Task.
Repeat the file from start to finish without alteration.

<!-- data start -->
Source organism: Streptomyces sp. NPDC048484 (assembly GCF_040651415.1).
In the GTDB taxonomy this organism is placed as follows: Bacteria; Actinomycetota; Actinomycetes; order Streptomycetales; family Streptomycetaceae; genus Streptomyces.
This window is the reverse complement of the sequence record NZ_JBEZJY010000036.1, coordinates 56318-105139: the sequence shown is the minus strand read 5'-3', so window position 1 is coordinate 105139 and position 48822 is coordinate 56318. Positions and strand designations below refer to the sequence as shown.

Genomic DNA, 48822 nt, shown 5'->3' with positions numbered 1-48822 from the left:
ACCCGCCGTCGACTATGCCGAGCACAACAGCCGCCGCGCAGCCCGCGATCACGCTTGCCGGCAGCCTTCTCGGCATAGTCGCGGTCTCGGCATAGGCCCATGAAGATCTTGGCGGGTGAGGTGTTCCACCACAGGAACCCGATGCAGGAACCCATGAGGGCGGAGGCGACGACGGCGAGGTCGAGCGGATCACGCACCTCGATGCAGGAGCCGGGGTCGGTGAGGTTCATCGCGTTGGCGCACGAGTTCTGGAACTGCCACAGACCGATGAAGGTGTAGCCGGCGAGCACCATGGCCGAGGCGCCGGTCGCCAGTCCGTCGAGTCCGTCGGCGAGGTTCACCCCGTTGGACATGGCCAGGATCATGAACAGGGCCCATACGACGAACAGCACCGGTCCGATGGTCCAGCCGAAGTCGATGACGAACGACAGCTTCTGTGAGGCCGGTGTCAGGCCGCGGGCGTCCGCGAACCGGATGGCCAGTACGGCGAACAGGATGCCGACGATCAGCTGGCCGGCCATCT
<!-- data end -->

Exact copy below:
Source organism: Streptomyces sp. NPDC048484 (assembly GCF_040651415.1).
In the GTDB taxonomy this organism is placed as follows: Bacteria; Actinomycetota; Actinomycetes; order Streptomycetales; family Streptomycetaceae; genus Streptomyces.
This window is the reverse complement of the sequence record NZ_JBEZJY010000036.1, coordinates 56318-105139: the sequence shown is the minus strand read 5'-3', so window position 1 is coordinate 105139 and position 48822 is coordinate 56318. Positions and strand designations below refer to the sequence as shown.

Genomic DNA, 48822 nt, shown 5'->3' with positions numbered 1-48822 from the left:
ACCCGCCGTCGACTATGCCGAGCACAACAGCCGCCGCGCAGCCCGCGATCACGCTTGCCGGCAGCCTTCTCGGCATAGTCGCGGTCTCGGCATAGGCCCATGAAGATCTTGGCGGGTGAGGTGTTCCACCACAGGAACCCGATGCAGGAACCCATGAGGGCGGAGGCGACGACGGCGAGGTCGAGCGGATCACGCACCTCGATGCAGGAGCCGGGGTCGGTGAGGTTCATCGCGTTGGCGCACGAGTTCTGGAACTGCCACAGACCGATGAAGGTGTAGCCGGCGAGCACCATGGCCGAGGCGCCGGTCGCCAGTCCGTCGAGTCCGTCGGCGAGGTTCACCCCGTTGGACATGGCCAGGATCATGAACAGGGCCCATACGACGAACAGCACCGGTCCGATGGTCCAGCCGAAGTCGATGACGAACGACAGCTTCTGTGAGGCCGGTGTCAGGCCGCGGGCGTCCGCGAACCGGATGGCCAGTACGGCGAACAGGATGCCGACGATCAGCTGGCCGGCCATCT